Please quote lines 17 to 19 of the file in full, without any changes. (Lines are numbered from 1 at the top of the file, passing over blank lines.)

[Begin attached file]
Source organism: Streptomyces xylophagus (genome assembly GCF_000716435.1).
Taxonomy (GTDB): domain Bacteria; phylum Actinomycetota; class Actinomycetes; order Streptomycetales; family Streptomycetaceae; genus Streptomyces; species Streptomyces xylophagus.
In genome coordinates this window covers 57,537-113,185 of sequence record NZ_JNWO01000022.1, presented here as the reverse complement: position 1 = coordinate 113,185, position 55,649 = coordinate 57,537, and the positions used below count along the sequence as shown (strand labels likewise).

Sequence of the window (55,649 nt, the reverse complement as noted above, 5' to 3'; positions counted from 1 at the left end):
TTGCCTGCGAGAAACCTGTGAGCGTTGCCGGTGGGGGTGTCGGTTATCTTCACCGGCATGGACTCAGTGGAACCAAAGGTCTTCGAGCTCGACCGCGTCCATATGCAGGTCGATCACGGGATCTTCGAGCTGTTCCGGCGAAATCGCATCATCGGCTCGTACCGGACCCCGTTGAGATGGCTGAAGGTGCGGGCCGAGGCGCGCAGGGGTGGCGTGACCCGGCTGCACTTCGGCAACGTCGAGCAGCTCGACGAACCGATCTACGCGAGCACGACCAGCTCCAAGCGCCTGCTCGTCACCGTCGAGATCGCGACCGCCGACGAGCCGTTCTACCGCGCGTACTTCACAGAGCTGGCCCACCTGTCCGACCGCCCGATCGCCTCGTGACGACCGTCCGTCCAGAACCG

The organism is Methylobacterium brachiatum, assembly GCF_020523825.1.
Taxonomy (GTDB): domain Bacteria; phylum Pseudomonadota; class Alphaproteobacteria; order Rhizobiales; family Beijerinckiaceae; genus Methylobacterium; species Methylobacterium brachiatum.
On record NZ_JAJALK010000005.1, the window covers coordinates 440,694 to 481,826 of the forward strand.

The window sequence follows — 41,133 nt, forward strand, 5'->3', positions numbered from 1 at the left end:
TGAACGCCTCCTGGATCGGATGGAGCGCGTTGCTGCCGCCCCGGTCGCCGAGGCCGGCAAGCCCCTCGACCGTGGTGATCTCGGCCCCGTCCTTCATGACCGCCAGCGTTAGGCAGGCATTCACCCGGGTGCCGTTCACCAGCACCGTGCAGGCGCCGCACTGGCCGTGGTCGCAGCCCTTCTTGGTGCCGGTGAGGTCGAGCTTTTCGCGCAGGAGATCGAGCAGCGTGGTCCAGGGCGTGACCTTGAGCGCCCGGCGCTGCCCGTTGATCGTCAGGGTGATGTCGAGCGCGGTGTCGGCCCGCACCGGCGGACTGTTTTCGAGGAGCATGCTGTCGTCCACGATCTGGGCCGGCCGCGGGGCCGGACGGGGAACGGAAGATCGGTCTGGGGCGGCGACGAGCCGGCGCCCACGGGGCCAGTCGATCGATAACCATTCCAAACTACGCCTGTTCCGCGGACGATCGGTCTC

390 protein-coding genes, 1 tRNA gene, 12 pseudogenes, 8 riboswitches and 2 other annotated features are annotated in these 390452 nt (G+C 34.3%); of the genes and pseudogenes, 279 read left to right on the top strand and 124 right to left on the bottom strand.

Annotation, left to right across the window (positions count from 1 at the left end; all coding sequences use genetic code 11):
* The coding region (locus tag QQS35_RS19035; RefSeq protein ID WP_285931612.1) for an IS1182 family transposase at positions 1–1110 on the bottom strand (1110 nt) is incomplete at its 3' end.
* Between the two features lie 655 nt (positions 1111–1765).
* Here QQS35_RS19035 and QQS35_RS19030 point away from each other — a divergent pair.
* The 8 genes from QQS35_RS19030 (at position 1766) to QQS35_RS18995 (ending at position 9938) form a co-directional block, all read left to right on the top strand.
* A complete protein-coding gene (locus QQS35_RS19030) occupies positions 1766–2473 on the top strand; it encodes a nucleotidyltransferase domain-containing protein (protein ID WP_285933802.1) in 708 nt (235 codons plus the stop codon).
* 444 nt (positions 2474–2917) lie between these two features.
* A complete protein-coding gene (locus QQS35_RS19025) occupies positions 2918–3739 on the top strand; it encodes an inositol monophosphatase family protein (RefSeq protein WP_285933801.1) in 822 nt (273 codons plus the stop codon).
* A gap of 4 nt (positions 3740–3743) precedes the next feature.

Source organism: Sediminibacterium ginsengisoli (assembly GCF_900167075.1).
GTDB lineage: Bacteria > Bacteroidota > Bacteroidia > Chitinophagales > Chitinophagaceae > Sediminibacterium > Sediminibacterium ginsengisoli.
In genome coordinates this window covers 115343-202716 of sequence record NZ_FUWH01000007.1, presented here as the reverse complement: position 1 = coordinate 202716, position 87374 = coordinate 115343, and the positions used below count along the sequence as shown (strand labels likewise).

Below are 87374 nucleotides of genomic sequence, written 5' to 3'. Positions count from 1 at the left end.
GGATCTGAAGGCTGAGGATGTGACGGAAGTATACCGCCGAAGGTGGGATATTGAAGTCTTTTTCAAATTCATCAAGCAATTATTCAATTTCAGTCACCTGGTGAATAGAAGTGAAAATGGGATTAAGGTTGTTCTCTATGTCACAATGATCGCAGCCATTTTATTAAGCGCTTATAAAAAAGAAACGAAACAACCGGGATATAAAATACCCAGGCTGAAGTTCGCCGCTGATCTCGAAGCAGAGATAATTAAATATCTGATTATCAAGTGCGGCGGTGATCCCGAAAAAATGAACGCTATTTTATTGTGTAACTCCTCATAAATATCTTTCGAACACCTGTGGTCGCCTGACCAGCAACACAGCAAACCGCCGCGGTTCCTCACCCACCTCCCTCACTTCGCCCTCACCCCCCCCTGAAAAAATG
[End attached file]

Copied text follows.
* A complete protein-coding gene (locus QQS35_RS19030) occupies positions 1766–2473 on the top strand; it encodes a nucleotidyltransferase domain-containing protein (protein ID WP_285933802.1) in 708 nt (235 codons plus the stop codon).
* 444 nt (positions 2474–2917) lie between these two features.
* A complete protein-coding gene (locus QQS35_RS19025) occupies positions 2918–3739 on the top strand; it encodes an inositol monophosphatase family protein (RefSeq protein WP_285933801.1) in 822 nt (273 codons plus the stop codon).